Facebook (FB) has revolutionized lives. Countless lives. Well, to be exact, over a billion people belong to FB and 500 million engage daily.
Yet, for all the positive engagement, it hasn’t changed all of life for the better.
Consider the findings of this University of Michigan study*. It confirmed that use of Facebook can be linked to negative shifts in subjective well-being**. “We were able to show on a moment-to-moment basis throughout the day how people’s mood fluctuated depending on their Facebook usage,” said University of Michigan social psychologist Ethan Kross, lead author of the study. These results held true despite a number of variants such as gender, how many FB friends they had, motivation for using FB, and how supportive (or unsupportive) they considered their friends network. “None of the factors that we assessed influenced the results. The more you used Facebook, the more your mood dropped.” Facebook appears to be ripe territory for jealousy, social tension, isolation, and depression. In all honesty, do we need statistics or researches to tell us something we already know?
If this weren’t enough, each of us faces the tinge of guilt due to lost time. Our use of FB is often comparable to the watching of a Keanu Reeves film – two hours of questionable entertainment value that we can never get back. Am I right? Time on Facebook doesn’t need to be lost. It can be redeemed for good.
Our use of Facebook, and our corresponding mood, can be changed for the better. How?
Make your viewing of Facebook God-centered and other-centered.
This approach is not easy. I’ve been utilizing it. I had been accustomed to quickly scrolling through my feed. But scrolling in order to be God- and other-centered slows me down. I prefer to scroll for my own entertainment. This new type of scrolling is for someone else’s encouragement. I have typically scrolled out of personal interest. This approach scrolls out of prayerful interest.
Consider the following examples.
1. Wedding pictures. Instead of wishing you were married or stewing about the state of your own marriage, thank God for this new marriage. Ask God to bind them together so that their marriage lasts when so many fail. Solicit God to make this couple one which beautifully reflects the relationship Christ has with his church.
2. Baby pictures. Rather than letting this depress you, praise God for this new act of creation. Every single life is amazing. Pray that this child would grow to be like John the Baptist – receiving God at a young age, paving the way for others to meet Christ, and maturing as an adult which holds Christ as greater than themself.
3. Other significant life events that you are not experiencing. This could include graduation, taking a big trip, landing that first job, buying a house, finishing that remodel, or running a marathon. Celebrate with them. The Bible says “Rejoice with those who rejoice.” Our unwillingness to rejoice with others in the midst of their joy reveals the self-centeredness that exists in our hearts.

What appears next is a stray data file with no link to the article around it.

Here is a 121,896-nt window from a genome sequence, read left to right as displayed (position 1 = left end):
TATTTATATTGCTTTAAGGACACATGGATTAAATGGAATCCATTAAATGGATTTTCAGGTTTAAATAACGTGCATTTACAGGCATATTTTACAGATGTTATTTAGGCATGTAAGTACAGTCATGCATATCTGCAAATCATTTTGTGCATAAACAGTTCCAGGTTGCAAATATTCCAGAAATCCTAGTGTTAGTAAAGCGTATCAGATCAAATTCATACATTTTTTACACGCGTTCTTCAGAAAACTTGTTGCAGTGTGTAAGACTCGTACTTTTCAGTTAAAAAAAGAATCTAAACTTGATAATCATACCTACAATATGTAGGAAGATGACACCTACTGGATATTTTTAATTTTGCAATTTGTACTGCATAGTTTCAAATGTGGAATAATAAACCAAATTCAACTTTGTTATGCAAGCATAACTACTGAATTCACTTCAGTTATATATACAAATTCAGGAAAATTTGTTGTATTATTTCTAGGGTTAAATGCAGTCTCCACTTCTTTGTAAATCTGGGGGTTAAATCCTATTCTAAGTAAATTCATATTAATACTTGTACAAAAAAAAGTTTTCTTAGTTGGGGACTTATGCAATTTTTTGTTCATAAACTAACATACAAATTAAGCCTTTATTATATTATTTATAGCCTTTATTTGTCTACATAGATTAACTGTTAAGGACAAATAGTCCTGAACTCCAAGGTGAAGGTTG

4. Selfies. The tough part of online reality is that newer social media apps could make this problem worse. Instagram, which is built primarily on picture sharing, is being speculated as an even greater enemy against our subjective well-being. Perhaps we can extend grace to one another recognizing there is always a difference between the picture and the reality, the profile and the person.
5. Vaguebooking. This is the posting of an intentionally vague status update in order to prompt FB friends to respond. Examples are “I’m so angry right now. Arggh!” Or “Wondering if it’s all worth it.” Though we might disagree with their approach, we are a people called to care for those in need. So, instead of publicly asking what’s going on, could you be one who cares enough to reach out through a personal message?
6. Bible verses and inspirational quotes. It’s easy to internally slam them because you would have chosen a better verse (Admit it. We’ve all done that.) or silently ridicule them because you’d never share that trite inspirational quote. Instead, we can ask God to continue to use that in their lives to carry them forward. And, to whatever degree, God may want to use it in our own lives, that we’d stay receptive to it.
We can change our use of Facebook and corresponding mood! We can give rather than just receive. We can provide encouragement rather than just seek entertainment. We can pray for others rather than just compare ourselves to others.
I believe that this approach will revolutionize our experience with Facebook.
What do you think? Share your comments below!
*Citation: Kross E, Verduyn P, Demiralp E, Park J, Lee DS, et al. (2013) Facebook Use Predicts Declines in Subjective Well-Being in Young Adults. PLoS ONE 8(8): e69841. doi:10.1371/journal.pone.0069841
**The study lists two components of subjective well-being: how people feel moment-to-moment and how satisfied they are with their lives.